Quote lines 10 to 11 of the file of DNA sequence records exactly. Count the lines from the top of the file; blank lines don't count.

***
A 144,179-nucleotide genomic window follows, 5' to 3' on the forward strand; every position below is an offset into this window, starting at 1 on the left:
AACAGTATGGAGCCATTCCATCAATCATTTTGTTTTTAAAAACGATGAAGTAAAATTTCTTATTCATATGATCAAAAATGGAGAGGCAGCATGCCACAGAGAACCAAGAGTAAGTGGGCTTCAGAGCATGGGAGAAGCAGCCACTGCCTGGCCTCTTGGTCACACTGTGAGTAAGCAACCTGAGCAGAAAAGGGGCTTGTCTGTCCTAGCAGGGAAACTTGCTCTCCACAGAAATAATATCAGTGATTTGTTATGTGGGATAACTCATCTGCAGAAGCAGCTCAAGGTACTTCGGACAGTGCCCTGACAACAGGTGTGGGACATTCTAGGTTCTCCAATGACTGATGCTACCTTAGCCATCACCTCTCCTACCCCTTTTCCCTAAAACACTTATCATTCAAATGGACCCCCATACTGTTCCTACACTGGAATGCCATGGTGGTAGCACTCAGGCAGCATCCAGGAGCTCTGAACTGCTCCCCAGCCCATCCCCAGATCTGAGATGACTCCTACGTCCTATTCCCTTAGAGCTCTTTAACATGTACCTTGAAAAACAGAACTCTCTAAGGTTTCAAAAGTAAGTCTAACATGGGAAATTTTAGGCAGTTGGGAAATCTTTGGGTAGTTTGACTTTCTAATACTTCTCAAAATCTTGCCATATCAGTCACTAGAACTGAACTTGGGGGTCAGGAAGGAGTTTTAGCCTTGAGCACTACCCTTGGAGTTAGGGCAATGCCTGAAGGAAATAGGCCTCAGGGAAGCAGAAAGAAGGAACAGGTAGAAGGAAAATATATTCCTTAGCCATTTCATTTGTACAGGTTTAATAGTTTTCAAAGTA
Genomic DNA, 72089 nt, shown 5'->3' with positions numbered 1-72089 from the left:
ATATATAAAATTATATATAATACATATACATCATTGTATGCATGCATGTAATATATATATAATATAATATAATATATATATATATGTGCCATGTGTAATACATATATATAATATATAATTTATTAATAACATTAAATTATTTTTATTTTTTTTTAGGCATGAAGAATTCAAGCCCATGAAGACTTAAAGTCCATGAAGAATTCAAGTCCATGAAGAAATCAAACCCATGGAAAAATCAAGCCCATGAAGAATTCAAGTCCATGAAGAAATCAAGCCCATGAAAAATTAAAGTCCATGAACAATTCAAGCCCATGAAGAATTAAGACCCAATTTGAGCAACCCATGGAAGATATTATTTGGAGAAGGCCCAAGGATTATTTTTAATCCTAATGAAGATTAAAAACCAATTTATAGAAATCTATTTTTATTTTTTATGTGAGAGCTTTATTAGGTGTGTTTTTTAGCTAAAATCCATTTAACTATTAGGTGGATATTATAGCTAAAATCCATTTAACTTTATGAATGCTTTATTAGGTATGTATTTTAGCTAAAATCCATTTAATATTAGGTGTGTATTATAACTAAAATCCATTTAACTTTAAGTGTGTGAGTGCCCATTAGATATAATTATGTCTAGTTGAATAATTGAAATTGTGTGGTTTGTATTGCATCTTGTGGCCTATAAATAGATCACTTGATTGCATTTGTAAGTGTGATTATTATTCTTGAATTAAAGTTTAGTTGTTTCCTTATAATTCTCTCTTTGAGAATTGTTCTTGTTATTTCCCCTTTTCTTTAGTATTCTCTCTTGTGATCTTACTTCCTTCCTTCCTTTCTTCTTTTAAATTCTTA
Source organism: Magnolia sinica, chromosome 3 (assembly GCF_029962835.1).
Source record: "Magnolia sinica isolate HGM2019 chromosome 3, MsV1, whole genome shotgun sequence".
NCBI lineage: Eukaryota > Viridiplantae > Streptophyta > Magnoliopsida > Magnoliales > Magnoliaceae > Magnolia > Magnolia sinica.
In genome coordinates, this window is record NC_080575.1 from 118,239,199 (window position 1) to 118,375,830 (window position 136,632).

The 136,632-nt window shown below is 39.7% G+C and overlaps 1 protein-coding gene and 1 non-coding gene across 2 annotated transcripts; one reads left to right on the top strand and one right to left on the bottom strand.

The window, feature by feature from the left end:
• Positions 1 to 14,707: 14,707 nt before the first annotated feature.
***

The window, feature by feature from the left end:
• Positions 1 to 14,707: 14,707 nt before the first annotated feature.